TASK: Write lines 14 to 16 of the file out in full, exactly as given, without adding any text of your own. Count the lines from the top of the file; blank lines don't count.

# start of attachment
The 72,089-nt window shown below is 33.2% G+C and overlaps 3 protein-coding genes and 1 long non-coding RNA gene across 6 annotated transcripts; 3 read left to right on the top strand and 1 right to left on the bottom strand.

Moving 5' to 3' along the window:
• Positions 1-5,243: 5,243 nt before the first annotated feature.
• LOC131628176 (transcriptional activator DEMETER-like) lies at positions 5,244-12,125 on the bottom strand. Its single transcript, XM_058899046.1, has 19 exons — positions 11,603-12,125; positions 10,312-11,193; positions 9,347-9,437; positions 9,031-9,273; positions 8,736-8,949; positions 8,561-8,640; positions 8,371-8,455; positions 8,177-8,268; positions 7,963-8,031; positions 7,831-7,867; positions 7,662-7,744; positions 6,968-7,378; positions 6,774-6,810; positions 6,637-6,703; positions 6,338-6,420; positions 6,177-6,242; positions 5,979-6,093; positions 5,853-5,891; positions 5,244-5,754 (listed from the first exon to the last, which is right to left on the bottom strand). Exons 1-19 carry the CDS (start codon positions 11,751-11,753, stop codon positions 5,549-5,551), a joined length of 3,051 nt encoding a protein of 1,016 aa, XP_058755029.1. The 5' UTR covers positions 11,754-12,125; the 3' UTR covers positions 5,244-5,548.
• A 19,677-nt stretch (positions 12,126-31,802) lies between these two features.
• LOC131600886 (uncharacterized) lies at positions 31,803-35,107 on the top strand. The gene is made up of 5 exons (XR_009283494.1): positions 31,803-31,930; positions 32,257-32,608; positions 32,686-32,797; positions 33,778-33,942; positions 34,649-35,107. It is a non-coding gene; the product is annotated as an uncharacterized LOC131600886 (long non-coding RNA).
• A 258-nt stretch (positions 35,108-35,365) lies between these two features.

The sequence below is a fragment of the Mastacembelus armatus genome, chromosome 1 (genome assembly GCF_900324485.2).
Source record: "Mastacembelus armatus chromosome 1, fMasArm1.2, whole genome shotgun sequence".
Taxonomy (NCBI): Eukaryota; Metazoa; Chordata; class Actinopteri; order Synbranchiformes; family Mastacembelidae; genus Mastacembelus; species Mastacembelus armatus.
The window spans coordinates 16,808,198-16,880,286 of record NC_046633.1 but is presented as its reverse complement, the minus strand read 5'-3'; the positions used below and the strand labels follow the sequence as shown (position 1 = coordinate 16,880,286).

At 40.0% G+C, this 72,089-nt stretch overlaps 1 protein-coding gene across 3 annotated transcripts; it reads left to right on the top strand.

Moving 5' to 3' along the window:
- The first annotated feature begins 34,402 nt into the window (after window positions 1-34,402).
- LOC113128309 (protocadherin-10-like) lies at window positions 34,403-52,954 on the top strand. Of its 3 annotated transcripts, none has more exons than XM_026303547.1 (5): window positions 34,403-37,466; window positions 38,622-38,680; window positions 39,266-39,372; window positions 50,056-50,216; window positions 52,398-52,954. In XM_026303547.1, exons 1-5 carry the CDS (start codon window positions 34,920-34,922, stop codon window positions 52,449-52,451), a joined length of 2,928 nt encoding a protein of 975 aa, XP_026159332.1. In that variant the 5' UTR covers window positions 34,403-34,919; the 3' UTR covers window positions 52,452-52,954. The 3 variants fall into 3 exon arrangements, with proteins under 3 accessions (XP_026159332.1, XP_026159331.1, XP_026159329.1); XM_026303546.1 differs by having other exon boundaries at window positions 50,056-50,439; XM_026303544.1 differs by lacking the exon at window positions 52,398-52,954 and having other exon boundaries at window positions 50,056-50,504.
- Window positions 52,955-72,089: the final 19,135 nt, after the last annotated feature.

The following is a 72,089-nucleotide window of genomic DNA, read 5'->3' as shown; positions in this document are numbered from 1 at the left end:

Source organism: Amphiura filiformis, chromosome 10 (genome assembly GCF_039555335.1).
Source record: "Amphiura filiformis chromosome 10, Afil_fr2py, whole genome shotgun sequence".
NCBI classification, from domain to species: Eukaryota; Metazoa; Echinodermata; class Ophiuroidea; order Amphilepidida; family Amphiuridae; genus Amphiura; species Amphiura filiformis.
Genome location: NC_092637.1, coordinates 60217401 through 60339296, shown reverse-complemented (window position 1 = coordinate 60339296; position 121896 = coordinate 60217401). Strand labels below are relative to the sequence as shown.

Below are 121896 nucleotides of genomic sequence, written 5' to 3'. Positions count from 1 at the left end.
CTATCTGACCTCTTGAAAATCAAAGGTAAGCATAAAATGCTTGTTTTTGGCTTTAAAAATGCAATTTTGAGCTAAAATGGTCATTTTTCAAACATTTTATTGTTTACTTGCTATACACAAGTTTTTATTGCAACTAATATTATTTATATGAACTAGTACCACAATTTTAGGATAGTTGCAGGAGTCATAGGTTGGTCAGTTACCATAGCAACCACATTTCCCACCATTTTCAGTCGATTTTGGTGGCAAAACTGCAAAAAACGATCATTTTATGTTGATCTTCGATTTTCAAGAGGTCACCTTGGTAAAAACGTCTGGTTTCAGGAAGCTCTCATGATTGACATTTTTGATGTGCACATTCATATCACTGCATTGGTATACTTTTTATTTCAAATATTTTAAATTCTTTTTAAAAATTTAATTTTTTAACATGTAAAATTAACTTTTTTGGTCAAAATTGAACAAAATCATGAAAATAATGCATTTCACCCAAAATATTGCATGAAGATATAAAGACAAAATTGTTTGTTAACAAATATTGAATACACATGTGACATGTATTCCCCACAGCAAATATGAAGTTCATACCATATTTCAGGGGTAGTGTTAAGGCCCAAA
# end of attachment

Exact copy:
- The first annotated feature begins 34,402 nt into the window (after window positions 1-34,402).
- LOC113128309 (protocadherin-10-like) lies at window positions 34,403-52,954 on the top strand. Of its 3 annotated transcripts, none has more exons than XM_026303547.1 (5): window positions 34,403-37,466; window positions 38,622-38,680; window positions 39,266-39,372; window positions 50,056-50,216; window positions 52,398-52,954. In XM_026303547.1, exons 1-5 carry the CDS (start codon window positions 34,920-34,922, stop codon window positions 52,449-52,451), a joined length of 2,928 nt encoding a protein of 975 aa, XP_026159332.1. In that variant the 5' UTR covers window positions 34,403-34,919; the 3' UTR covers window positions 52,452-52,954. The 3 variants fall into 3 exon arrangements, with proteins under 3 accessions (XP_026159332.1, XP_026159331.1, XP_026159329.1); XM_026303546.1 differs by having other exon boundaries at window positions 50,056-50,439; XM_026303544.1 differs by lacking the exon at window positions 52,398-52,954 and having other exon boundaries at window positions 50,056-50,504.
- Window positions 52,955-72,089: the final 19,135 nt, after the last annotated feature.